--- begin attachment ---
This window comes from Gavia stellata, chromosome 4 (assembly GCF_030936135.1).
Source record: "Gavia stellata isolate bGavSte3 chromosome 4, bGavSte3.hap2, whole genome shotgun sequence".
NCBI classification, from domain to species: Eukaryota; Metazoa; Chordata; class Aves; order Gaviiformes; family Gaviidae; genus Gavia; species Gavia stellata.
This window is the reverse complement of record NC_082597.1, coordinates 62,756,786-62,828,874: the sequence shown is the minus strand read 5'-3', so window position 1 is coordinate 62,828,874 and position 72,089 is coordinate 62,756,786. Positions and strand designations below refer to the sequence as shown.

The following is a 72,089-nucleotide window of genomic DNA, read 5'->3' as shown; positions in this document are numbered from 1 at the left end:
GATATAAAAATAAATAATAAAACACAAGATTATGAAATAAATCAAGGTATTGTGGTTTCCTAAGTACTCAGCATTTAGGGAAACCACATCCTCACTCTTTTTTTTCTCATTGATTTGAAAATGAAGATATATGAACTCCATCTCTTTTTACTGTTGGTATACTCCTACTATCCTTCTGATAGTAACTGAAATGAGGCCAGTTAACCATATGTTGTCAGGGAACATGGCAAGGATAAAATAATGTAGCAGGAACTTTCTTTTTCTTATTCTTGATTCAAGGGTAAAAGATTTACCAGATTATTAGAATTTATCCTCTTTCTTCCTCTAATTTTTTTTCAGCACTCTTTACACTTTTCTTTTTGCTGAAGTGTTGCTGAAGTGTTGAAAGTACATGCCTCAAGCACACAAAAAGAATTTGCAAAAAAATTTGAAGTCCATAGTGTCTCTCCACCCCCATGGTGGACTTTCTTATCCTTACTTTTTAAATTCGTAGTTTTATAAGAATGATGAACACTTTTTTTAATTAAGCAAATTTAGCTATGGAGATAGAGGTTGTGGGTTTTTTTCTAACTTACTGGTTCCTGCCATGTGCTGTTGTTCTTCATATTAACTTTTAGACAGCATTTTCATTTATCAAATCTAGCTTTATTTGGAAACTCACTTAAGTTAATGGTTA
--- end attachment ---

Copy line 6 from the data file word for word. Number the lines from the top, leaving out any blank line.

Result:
GATATAAAAATAAATAATAAAACACAAGATTATGAAATAAATCAAGGTATTGTGGTTTCCTAAGTACTCAGCATTTAGGGAAACCACATCCTCACTCTTTTTTTTCTCATTGATTTGAAAATGAAGATATATGAACTCCATCTCTTTTTACTGTTGGTATACTCCTACTATCCTTCTGATAGTAACTGAAATGAGGCCAGTTAACCATATGTTGTCAGGGAACATGGCAAGGATAAAATAATGTAGCAGGAACTTTCTTTTTCTTATTCTTGATTCAAGGGTAAAAGATTTACCAGATTATTAGAATTTATCCTCTTTCTTCCTCTAATTTTTTTTCAGCACTCTTTACACTTTTCTTTTTGCTGAAGTGTTGCTGAAGTGTTGAAAGTACATGCCTCAAGCACACAAAAAGAATTTGCAAAAAAATTTGAAGTCCATAGTGTCTCTCCACCCCCATGGTGGACTTTCTTATCCTTACTTTTTAAATTCGTAGTTTTATAAGAATGATGAACACTTTTTTTAATTAAGCAAATTTAGCTATGGAGATAGAGGTTGTGGGTTTTTTTCTAACTTACTGGTTCCTGCCATGTGCTGTTGTTCTTCATATTAACTTTTAGACAGCATTTTCATTTATCAAATCTAGCTTTATTTGGAAACTCACTTAAGTTAATGGTTA